Banff National Park is divided by 83 km of the Trans-Canada Highway, initially conceived as a low-volume, scenic route. The highway has now become a major commercial thoroughfare, with increasing traffic volumes resulting in disproportionately high collision rates.
Parks Canada Agency commenced twinning of the highway in 1979, using an adaptive management model and improving its approach for each successive phase. The overall goals were to improve transportation service levels, enhance public safety, and mitigate adverse effects on wildlife mortality and habitat fragmentation.
In 2008, McElhanney was selected to provide design and construction management services for twinning of the 14km segment between Castle Junction and Moraine Creek, including the highway alignment and structural components. This section features nine major crossing structures, including two 60m wide landscaped overpasses, page wire fencing to prevent wildlife from accessing the highway, and four retaining walls. Ecological integrity was the primary consideration for every aspect of the project, from design elements to construction practices. The project's success can be seen through increased use of the wildlife crossing structures and reduced collision rates.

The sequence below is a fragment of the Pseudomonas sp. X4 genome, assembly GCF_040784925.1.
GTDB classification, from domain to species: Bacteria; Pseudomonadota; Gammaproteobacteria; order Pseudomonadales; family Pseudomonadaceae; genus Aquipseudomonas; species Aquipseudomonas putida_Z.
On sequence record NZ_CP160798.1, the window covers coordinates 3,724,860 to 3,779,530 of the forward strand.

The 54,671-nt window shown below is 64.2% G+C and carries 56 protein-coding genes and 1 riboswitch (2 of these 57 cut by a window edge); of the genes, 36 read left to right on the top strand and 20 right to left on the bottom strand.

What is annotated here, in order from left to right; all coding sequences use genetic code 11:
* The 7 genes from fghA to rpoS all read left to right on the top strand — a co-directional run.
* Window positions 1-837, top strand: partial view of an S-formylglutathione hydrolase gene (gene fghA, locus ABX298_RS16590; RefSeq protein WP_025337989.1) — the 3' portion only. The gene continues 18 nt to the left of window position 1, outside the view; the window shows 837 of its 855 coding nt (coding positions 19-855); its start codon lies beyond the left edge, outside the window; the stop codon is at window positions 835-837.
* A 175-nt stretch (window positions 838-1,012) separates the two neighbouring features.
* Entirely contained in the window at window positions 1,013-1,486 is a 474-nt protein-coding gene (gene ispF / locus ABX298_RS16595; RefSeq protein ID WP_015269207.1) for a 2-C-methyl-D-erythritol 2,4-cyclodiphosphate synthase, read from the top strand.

Highways & Transit
Transportation & Terminals